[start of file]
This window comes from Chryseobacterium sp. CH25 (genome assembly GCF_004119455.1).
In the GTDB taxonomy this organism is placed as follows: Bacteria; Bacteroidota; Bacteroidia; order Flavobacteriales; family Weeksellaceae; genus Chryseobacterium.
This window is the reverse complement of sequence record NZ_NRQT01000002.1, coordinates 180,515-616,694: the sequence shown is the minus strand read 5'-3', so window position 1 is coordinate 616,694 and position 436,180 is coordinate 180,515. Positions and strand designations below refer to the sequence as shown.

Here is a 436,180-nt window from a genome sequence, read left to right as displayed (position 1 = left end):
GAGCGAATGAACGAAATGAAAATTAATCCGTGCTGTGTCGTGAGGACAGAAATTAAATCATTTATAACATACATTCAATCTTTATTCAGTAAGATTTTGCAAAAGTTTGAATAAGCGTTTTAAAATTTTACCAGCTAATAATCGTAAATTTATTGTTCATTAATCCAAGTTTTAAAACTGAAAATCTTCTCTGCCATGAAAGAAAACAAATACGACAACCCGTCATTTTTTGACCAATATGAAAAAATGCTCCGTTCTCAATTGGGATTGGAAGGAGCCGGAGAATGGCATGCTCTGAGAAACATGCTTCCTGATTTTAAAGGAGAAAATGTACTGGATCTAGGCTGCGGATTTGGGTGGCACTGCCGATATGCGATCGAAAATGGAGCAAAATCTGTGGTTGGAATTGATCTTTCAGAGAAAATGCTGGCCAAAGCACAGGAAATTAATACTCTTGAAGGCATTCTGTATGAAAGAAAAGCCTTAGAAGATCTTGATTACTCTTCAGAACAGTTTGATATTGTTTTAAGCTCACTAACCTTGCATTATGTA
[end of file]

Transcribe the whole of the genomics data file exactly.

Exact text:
This window comes from Chryseobacterium sp. CH25 (genome assembly GCF_004119455.1).
In the GTDB taxonomy this organism is placed as follows: Bacteria; Bacteroidota; Bacteroidia; order Flavobacteriales; family Weeksellaceae; genus Chryseobacterium.
This window is the reverse complement of sequence record NZ_NRQT01000002.1, coordinates 180,515-616,694: the sequence shown is the minus strand read 5'-3', so window position 1 is coordinate 616,694 and position 436,180 is coordinate 180,515. Positions and strand designations below refer to the sequence as shown.

Here is a 436,180-nt window from a genome sequence, read left to right as displayed (position 1 = left end):
GAGCGAATGAACGAAATGAAAATTAATCCGTGCTGTGTCGTGAGGACAGAAATTAAATCATTTATAACATACATTCAATCTTTATTCAGTAAGATTTTGCAAAAGTTTGAATAAGCGTTTTAAAATTTTACCAGCTAATAATCGTAAATTTATTGTTCATTAATCCAAGTTTTAAAACTGAAAATCTTCTCTGCCATGAAAGAAAACAAATACGACAACCCGTCATTTTTTGACCAATATGAAAAAATGCTCCGTTCTCAATTGGGATTGGAAGGAGCCGGAGAATGGCATGCTCTGAGAAACATGCTTCCTGATTTTAAAGGAGAAAATGTACTGGATCTAGGCTGCGGATTTGGGTGGCACTGCCGATATGCGATCGAAAATGGAGCAAAATCTGTGGTTGGAATTGATCTTTCAGAGAAAATGCTGGCCAAAGCACAGGAAATTAATACTCTTGAAGGCATTCTGTATGAAAGAAAAGCCTTAGAAGATCTTGATTACTCTTCAGAACAGTTTGATATTGTTTTAAGCTCACTAACCTTGCATTATGTA